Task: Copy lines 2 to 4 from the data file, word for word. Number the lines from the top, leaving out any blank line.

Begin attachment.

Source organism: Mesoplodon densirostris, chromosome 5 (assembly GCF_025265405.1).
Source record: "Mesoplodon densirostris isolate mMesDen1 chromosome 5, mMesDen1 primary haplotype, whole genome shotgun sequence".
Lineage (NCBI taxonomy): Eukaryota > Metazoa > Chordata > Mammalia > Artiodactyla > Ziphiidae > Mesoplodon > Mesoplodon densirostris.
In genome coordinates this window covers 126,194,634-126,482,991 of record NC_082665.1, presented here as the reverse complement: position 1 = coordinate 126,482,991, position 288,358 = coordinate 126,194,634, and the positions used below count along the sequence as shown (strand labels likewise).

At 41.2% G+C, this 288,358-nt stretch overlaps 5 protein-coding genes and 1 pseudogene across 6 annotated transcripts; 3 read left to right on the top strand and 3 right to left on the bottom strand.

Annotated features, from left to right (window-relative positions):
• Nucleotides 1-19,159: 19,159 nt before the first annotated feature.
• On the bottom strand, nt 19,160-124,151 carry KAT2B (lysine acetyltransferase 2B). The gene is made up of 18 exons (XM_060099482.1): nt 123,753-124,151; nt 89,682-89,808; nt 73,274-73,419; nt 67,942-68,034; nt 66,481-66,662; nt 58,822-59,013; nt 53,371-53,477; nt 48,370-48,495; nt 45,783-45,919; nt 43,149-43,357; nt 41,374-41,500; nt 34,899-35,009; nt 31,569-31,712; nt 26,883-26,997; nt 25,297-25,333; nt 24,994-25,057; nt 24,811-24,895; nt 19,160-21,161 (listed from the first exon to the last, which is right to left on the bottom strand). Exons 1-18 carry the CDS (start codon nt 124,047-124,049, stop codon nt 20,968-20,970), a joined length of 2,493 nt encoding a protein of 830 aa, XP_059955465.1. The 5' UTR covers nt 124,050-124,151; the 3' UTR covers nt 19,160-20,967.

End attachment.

Source record: "Mesoplodon densirostris isolate mMesDen1 chromosome 5, mMesDen1 primary haplotype, whole genome shotgun sequence".
Lineage (NCBI taxonomy): Eukaryota > Metazoa > Chordata > Mammalia > Artiodactyla > Ziphiidae > Mesoplodon > Mesoplodon densirostris.
In genome coordinates this window covers 126,194,634-126,482,991 of record NC_082665.1, presented here as the reverse complement: position 1 = coordinate 126,482,991, position 288,358 = coordinate 126,194,634, and the positions used below count along the sequence as shown (strand labels likewise).